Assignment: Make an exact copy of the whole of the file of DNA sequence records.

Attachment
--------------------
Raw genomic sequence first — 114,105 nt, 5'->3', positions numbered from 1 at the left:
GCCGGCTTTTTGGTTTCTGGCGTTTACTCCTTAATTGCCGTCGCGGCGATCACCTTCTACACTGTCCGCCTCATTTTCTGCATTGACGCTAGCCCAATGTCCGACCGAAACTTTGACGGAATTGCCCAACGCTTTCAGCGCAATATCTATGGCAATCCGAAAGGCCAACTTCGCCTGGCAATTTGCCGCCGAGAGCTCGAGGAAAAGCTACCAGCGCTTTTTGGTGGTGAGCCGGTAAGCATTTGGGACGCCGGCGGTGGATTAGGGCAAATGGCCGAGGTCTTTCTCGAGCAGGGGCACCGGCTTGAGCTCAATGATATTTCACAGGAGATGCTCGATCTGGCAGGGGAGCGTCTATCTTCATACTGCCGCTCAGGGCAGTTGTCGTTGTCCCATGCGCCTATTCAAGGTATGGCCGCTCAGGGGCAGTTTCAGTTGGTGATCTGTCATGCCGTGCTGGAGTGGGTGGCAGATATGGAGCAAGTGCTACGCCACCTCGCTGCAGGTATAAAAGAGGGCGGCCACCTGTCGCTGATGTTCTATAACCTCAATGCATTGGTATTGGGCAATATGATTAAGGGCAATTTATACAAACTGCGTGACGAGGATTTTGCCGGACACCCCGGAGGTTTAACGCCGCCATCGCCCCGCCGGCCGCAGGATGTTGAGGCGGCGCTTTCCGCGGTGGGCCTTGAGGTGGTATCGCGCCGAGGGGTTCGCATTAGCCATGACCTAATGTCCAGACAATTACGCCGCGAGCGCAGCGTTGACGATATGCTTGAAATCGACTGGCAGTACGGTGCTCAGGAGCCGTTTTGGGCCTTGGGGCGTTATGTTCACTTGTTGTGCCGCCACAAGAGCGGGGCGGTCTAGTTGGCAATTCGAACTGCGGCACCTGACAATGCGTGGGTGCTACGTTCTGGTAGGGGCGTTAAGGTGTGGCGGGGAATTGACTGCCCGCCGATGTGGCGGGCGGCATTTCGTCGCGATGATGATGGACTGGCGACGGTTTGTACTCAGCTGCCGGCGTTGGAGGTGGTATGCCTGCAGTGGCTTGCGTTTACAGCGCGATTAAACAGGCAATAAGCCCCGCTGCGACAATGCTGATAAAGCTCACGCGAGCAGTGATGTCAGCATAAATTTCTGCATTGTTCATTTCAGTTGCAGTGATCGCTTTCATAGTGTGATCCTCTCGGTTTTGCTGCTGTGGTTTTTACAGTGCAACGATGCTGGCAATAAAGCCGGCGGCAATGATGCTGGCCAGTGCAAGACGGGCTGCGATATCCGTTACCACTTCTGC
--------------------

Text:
Raw genomic sequence first — 114,105 nt, 5'->3', positions numbered from 1 at the left:
GCCGGCTTTTTGGTTTCTGGCGTTTACTCCTTAATTGCCGTCGCGGCGATCACCTTCTACACTGTCCGCCTCATTTTCTGCATTGACGCTAGCCCAATGTCCGACCGAAACTTTGACGGAATTGCCCAACGCTTTCAGCGCAATATCTATGGCAATCCGAAAGGCCAACTTCGCCTGGCAATTTGCCGCCGAGAGCTCGAGGAAAAGCTACCAGCGCTTTTTGGTGGTGAGCCGGTAAGCATTTGGGACGCCGGCGGTGGATTAGGGCAAATGGCCGAGGTCTTTCTCGAGCAGGGGCACCGGCTTGAGCTCAATGATATTTCACAGGAGATGCTCGATCTGGCAGGGGAGCGTCTATCTTCATACTGCCGCTCAGGGCAGTTGTCGTTGTCCCATGCGCCTATTCAAGGTATGGCCGCTCAGGGGCAGTTTCAGTTGGTGATCTGTCATGCCGTGCTGGAGTGGGTGGCAGATATGGAGCAAGTGCTACGCCACCTCGCTGCAGGTATAAAAGAGGGCGGCCACCTGTCGCTGATGTTCTATAACCTCAATGCATTGGTATTGGGCAATATGATTAAGGGCAATTTATACAAACTGCGTGACGAGGATTTTGCCGGACACCCCGGAGGTTTAACGCCGCCATCGCCCCGCCGGCCGCAGGATGTTGAGGCGGCGCTTTCCGCGGTGGGCCTTGAGGTGGTATCGCGCCGAGGGGTTCGCATTAGCCATGACCTAATGTCCAGACAATTACGCCGCGAGCGCAGCGTTGACGATATGCTTGAAATCGACTGGCAGTACGGTGCTCAGGAGCCGTTTTGGGCCTTGGGGCGTTATGTTCACTTGTTGTGCCGCCACAAGAGCGGGGCGGTCTAGTTGGCAATTCGAACTGCGGCACCTGACAATGCGTGGGTGCTACGTTCTGGTAGGGGCGTTAAGGTGTGGCGGGGAATTGACTGCCCGCCGATGTGGCGGGCGGCATTTCGTCGCGATGATGATGGACTGGCGACGGTTTGTACTCAGCTGCCGGCGTTGGAGGTGGTATGCCTGCAGTGGCTTGCGTTTACAGCGCGATTAAACAGGCAATAAGCCCCGCTGCGACAATGCTGATAAAGCTCACGCGAGCAGTGATGTCAGCATAAATTTCTGCATTGTTCATTTCAGTTGCAGTGATCGCTTTCATAGTGTGATCCTCTCGGTTTTGCTGCTGTGGTTTTTACAGTGCAACGATGCTGGCAATAAAGCCGGCGGCAATGATGCTGGCCAGTGCAAGACGGGCTGCGATATCCGTTACCACTTCTGC